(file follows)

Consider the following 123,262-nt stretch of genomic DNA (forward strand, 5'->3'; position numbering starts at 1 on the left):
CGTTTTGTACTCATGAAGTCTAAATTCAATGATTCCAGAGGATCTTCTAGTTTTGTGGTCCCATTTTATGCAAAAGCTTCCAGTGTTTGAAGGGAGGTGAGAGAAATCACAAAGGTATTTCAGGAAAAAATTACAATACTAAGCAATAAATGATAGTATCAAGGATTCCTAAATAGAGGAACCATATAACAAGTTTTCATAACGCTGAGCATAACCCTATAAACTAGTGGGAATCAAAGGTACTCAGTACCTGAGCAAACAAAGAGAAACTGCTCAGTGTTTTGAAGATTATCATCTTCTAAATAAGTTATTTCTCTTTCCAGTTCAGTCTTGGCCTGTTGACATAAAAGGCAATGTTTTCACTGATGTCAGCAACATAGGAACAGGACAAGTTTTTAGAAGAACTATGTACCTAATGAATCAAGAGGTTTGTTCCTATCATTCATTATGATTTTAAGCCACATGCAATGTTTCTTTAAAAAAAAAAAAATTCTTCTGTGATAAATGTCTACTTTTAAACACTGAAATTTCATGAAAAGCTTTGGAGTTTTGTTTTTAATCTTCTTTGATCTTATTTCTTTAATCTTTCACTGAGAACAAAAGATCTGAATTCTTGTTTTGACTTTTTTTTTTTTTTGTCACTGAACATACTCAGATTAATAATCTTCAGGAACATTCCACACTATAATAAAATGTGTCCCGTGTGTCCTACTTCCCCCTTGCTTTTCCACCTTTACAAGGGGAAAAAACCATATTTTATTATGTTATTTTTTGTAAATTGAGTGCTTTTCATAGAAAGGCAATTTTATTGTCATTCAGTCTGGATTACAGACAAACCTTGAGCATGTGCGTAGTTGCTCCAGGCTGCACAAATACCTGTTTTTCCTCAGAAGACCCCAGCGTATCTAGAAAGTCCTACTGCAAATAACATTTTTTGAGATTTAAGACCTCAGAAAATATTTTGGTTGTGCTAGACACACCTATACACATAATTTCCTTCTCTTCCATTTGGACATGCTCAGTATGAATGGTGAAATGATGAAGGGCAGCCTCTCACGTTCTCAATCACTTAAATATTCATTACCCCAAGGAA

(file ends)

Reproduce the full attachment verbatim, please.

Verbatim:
Consider the following 123,262-nt stretch of genomic DNA (forward strand, 5'->3'; position numbering starts at 1 on the left):
CGTTTTGTACTCATGAAGTCTAAATTCAATGATTCCAGAGGATCTTCTAGTTTTGTGGTCCCATTTTATGCAAAAGCTTCCAGTGTTTGAAGGGAGGTGAGAGAAATCACAAAGGTATTTCAGGAAAAAATTACAATACTAAGCAATAAATGATAGTATCAAGGATTCCTAAATAGAGGAACCATATAACAAGTTTTCATAACGCTGAGCATAACCCTATAAACTAGTGGGAATCAAAGGTACTCAGTACCTGAGCAAACAAAGAGAAACTGCTCAGTGTTTTGAAGATTATCATCTTCTAAATAAGTTATTTCTCTTTCCAGTTCAGTCTTGGCCTGTTGACATAAAAGGCAATGTTTTCACTGATGTCAGCAACATAGGAACAGGACAAGTTTTTAGAAGAACTATGTACCTAATGAATCAAGAGGTTTGTTCCTATCATTCATTATGATTTTAAGCCACATGCAATGTTTCTTTAAAAAAAAAAAAATTCTTCTGTGATAAATGTCTACTTTTAAACACTGAAATTTCATGAAAAGCTTTGGAGTTTTGTTTTTAATCTTCTTTGATCTTATTTCTTTAATCTTTCACTGAGAACAAAAGATCTGAATTCTTGTTTTGACTTTTTTTTTTTTTTGTCACTGAACATACTCAGATTAATAATCTTCAGGAACATTCCACACTATAATAAAATGTGTCCCGTGTGTCCTACTTCCCCCTTGCTTTTCCACCTTTACAAGGGGAAAAAACCATATTTTATTATGTTATTTTTTGTAAATTGAGTGCTTTTCATAGAAAGGCAATTTTATTGTCATTCAGTCTGGATTACAGACAAACCTTGAGCATGTGCGTAGTTGCTCCAGGCTGCACAAATACCTGTTTTTCCTCAGAAGACCCCAGCGTATCTAGAAAGTCCTACTGCAAATAACATTTTTTGAGATTTAAGACCTCAGAAAATATTTTGGTTGTGCTAGACACACCTATACACATAATTTCCTTCTCTTCCATTTGGACATGCTCAGTATGAATGGTGAAATGATGAAGGGCAGCCTCTCACGTTCTCAATCACTTAAATATTCATTACCCCAAGGAA